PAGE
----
Here are some options in the meantime: (1) give yourself (or students) permission to sing the lyrics a capella, (2) share the spotlight with musically inclined students in your classroom who can provide the accompaniment on appropriate instruments, (3) find online a “MIDI file” or get a vocals-removed karaoke disc of the music and sing (and/or have students sing) the math lyrics instead (e.g., see the top of my page for “The Gambler”), (4) make your own karaoke or video as several folks do, (5) find an MP3 on this page or at causeweb.org and press “play”, or (6) Skype/bring me to your city!
• “The Gambler” addresses strategies and myths for playing a state lottery and may be sung to the tune of the same-titled Don Schlitz song that yielded Kenny Rogers a #1 country hit and TV miniseries. Appears in Winter 2002 Stats, January 2005 Journal of Irreproducible Results, and the banquet booklet of 2013 USCOTS. Click HERE to hear a demo recording and click HERE to see a related video (which won the 2011 “QL in the Media” contest sponsored by SIGMAA-QL, was “Best Online Submission” by the American Statistical Association 2014 “ASA’s Got Talent” contest, and was a winner in the fall 2015 MoMath song contest that yielded this live footage).
• “Mean” explains why the mean is generally an inappropriate summary of highly skewed data. May be sung to the tune of Taylor Swift’s 2011 top-10 country hit and 2012 Grammy winning country song of the year of the same title. Appears in the fall 2011 Texas Mathematics Teacher and in the 8(1-2) issue (2014) of Journal of Mathematics and the Arts. Click HERE to hear a demo recording.
• “Call it Maybe” introduces the statistical idea of estimation (e.g., of a population mean mu) and its uncertainty. This lyric won 2nd place in the Song Category of the 2013 CAUSE A-mu-sing national contest and may be sung to the tune of Carly Rae Jepsen’s #1 hit “Call Me Maybe” that was MTV’s Song of the Year for 2012. Click HERE to hear a recording by UTEP music majors!
• “Hit Me With Your Best Plot” concisely reminds students about good principles of graphing. May be sung to the tune of the Eddie Schwartz song “Hit Me with Your Best Shot” that was a #9 hit for Pat Benatar in 1979. Appears in Spring 2011 Teaching Statistics. Revision (with a new third verse) appeared in banquet booklet of 2013 United States Conference on Teaching Statistics and you can hear a demo recording HERE.
* “” conveys (to the tune of Marc Cohn’s #13 1991 hit “Walking in Memphis”) the excitement of discovering this discipline. Appears in August 2014 Amstat News (note: I also still love math and am glad mathematicians are increasingly recognizing the importance of statistics). Click HERE to hear a demo recording.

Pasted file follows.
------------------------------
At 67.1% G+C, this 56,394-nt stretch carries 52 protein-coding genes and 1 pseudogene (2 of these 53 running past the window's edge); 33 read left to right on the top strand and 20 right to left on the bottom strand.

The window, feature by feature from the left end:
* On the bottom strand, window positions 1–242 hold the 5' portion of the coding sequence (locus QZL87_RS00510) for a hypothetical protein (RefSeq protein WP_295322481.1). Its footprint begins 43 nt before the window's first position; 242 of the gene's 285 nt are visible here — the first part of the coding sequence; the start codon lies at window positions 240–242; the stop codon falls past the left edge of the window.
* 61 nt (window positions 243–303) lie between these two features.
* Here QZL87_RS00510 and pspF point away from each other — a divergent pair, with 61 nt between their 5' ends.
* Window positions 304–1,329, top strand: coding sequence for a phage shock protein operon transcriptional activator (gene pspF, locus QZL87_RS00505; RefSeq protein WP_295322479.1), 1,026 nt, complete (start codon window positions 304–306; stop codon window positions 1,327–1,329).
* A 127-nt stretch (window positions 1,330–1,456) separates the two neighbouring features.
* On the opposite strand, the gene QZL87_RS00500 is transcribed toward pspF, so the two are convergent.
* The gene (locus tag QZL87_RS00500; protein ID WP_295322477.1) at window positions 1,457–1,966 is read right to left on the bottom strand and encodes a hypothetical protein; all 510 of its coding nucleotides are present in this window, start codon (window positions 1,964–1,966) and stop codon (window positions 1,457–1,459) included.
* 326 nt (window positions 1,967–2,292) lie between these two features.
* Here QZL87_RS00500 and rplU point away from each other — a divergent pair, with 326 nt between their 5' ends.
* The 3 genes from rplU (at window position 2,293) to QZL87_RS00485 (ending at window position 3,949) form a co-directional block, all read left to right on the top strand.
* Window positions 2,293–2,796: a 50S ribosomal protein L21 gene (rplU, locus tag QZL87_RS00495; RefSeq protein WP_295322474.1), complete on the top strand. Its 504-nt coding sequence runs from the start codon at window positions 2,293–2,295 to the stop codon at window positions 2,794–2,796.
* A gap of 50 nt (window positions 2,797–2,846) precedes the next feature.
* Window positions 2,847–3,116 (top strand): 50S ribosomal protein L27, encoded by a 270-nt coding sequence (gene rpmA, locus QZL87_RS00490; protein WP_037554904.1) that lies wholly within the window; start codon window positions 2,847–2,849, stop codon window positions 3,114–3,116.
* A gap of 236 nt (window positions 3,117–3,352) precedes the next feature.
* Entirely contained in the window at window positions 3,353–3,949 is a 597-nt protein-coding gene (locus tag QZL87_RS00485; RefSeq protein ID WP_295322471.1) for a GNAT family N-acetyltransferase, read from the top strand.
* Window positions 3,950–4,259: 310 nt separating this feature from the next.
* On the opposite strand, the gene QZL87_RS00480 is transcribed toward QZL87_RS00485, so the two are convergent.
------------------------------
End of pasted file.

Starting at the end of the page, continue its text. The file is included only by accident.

* “(This is How) Stats Are Like Diamonds” explores (to the tune of the Beatles’ “Lucy in the Sky with Diamonds”) how statistics are socially constructed. Appears in August 2016 Amstat News.
* “ facilitates (to the tune of the signature 90s hit “Smells Like Teen Spirit” by Nirvana) discussion of common impressions about the role of data, sample size, and significance testing. Appears in Sept. 2015 Amstat News. Click HERE to hear a demo recording.
• “What p-Value Means” is a quick (10 seconds) catchy way (sung to the tune of “Row, Row, Row Your Boat”) to recall what a p-value is. Appears in Spring 2007 Teaching Statistics and fall 2007 (issue 48) Stats. Click HERE to hear a demo recording or see a video that includes the song at: https://www.youtube.com/watch?v=ezVdI1P0AqY
• “Correlation Song” is a quick (20-second) jingle (to the tune of “Twinkle Twinkle Little Star”) to recall a connection between correlation and slope. Debuted in the banquet booklet of the 2013 United States Conference on Teaching Statistics. Click HERE to hear a demo recording.
• “Probability Rules Rap” recalls basic probability rules in introductory statistics and won an Honorable Mention in the Song Category of the 2015 CAUSE A-mu-sing national contest. Click HERE to hear a demo recording.
• “On Average”, which won 3rd place in the Song Category of the 2015 CAUSE A-mu-sing national contest, extrapolates the quip that ‘a statistician can have their head in an oven and their feet in ice and say on average they feel fine.’ This sets up the lesson that means are not always meaningful, especially without information on variability. Click HERE to hear a demo recording.
• “Birthday Song” contrasts the often confused events of "some people matching" with "someone matches with me" [see my Birthday Problem article in May 1999 Mathematics Teacher], and may be sung to the tune of Mildred J. Hill & Patty Smith Hill’s “Happy Birthday to You.” Appears in Winter 2002 Stats. Click HERE to hear a demo recording.
• “MLE” stands for Maximum Likelihood Estimator and explores its properties that are well-known and widely used by statisticians and stats majors. May be sung to the tune of Lennon & McCartney’s “Let it Be”. Click HERE to hear a demo recording.
• “Square It!” explores why line of best fit is generally implemented by minimizing the sum of the squares of the errors and may be sung to the tune of “Beat It!”, Michael Jackson’s 1983 #1 hit that went platinum, won a Grammy, and helped make Thriller the best-selling album of all time. Appears on p. 36 of the September 2014 Amstat News. Click HERE to hear a demo recording.
• “Y Hat Dance” summarizes the process and notation for finding a line of fit for a scatterplot and may be sung to the tune of the folk tune “Mexican Hat Dance” (aka Jarabe Tapatío: remember, I teach within a mile of Mexico!). Click HERE to hear a demo recording.
• “1 in 2” is a story song written from the viewpoint of a character who needs to recognize and transcend the pitfall of “equiprobability bias.” This original song won Honorable Mention in the Song Category of the 2013 CAUSE A-mu-sing national contest. Click HERE to hear a demo recording.
• “Left of Center”, turns the same-titled Suzanne Vega and Stephan Addabbo hit (from the 1986 movie Pretty in Pink) into an exploration of the features and terminology of a unimodal continuous left-skewed distribution. This song won an Honorable Mention in the Song Category of the 2015 CAUSE A-mu-sing national contest. Click HERE to hear a demo recording.